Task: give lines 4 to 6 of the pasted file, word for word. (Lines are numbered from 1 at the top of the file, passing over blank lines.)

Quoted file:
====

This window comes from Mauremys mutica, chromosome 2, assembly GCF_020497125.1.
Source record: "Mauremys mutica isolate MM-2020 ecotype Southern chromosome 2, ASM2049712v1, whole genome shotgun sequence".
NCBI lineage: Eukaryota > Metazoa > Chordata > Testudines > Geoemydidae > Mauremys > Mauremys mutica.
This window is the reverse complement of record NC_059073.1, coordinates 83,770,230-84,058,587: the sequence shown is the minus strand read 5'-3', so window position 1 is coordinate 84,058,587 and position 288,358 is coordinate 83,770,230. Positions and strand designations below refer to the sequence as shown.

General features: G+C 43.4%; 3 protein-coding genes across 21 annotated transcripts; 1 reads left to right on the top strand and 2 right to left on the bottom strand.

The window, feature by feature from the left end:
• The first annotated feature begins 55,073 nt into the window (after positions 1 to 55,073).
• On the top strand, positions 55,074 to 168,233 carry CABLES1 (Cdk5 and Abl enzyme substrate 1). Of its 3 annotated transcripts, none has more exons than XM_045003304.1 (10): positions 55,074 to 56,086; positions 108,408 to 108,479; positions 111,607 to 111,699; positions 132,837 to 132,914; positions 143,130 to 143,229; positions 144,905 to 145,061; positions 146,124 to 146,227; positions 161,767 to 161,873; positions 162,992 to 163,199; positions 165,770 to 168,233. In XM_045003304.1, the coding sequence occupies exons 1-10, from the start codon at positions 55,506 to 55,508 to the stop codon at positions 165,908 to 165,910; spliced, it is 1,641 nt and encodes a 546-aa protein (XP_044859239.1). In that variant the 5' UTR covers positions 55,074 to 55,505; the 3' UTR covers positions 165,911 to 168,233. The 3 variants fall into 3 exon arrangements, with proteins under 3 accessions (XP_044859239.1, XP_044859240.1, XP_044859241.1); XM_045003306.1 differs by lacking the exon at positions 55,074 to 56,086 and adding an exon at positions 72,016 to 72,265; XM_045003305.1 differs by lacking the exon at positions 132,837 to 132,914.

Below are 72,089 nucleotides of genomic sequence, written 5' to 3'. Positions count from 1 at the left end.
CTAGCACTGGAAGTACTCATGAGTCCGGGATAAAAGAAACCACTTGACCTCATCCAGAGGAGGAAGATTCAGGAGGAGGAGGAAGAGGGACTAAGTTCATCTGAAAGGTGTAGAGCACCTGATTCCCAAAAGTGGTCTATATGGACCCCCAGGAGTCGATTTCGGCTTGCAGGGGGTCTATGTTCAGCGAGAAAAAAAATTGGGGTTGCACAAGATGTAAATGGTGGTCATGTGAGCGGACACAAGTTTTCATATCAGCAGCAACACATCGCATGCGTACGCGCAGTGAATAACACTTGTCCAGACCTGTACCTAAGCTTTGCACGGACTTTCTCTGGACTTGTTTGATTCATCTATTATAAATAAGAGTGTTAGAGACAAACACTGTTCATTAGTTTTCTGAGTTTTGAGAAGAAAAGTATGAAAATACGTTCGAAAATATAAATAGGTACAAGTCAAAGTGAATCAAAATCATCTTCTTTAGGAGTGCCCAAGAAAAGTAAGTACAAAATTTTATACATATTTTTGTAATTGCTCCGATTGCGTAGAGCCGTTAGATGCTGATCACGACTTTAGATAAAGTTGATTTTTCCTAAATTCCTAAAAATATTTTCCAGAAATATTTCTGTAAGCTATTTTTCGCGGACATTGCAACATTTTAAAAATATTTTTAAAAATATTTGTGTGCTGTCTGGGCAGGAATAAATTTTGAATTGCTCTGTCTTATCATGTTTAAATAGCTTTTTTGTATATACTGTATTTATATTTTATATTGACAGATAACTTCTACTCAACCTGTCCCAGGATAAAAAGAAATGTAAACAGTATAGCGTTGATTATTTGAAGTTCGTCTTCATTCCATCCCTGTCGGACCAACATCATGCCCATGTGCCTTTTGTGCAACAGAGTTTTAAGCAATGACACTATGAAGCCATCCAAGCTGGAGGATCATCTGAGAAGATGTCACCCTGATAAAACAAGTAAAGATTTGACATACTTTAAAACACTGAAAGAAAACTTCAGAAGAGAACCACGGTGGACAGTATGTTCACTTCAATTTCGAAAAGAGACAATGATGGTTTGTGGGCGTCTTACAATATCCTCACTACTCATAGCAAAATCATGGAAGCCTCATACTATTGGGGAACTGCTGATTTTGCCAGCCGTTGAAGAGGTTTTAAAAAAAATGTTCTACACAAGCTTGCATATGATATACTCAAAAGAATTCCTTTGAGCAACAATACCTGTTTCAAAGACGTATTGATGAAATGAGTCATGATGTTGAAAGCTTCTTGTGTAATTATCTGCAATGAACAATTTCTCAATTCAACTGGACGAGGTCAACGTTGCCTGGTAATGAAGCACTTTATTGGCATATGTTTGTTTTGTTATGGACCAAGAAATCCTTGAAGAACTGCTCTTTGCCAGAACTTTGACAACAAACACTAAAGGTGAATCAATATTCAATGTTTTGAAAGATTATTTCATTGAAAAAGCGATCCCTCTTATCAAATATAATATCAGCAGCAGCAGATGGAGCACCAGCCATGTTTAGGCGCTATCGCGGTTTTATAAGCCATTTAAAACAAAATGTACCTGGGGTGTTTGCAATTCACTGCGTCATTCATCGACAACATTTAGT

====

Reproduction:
This window is the reverse complement of record NC_059073.1, coordinates 83,770,230-84,058,587: the sequence shown is the minus strand read 5'-3', so window position 1 is coordinate 84,058,587 and position 288,358 is coordinate 83,770,230. Positions and strand designations below refer to the sequence as shown.

General features: G+C 43.4%; 3 protein-coding genes across 21 annotated transcripts; 1 reads left to right on the top strand and 2 right to left on the bottom strand.

The window, feature by feature from the left end: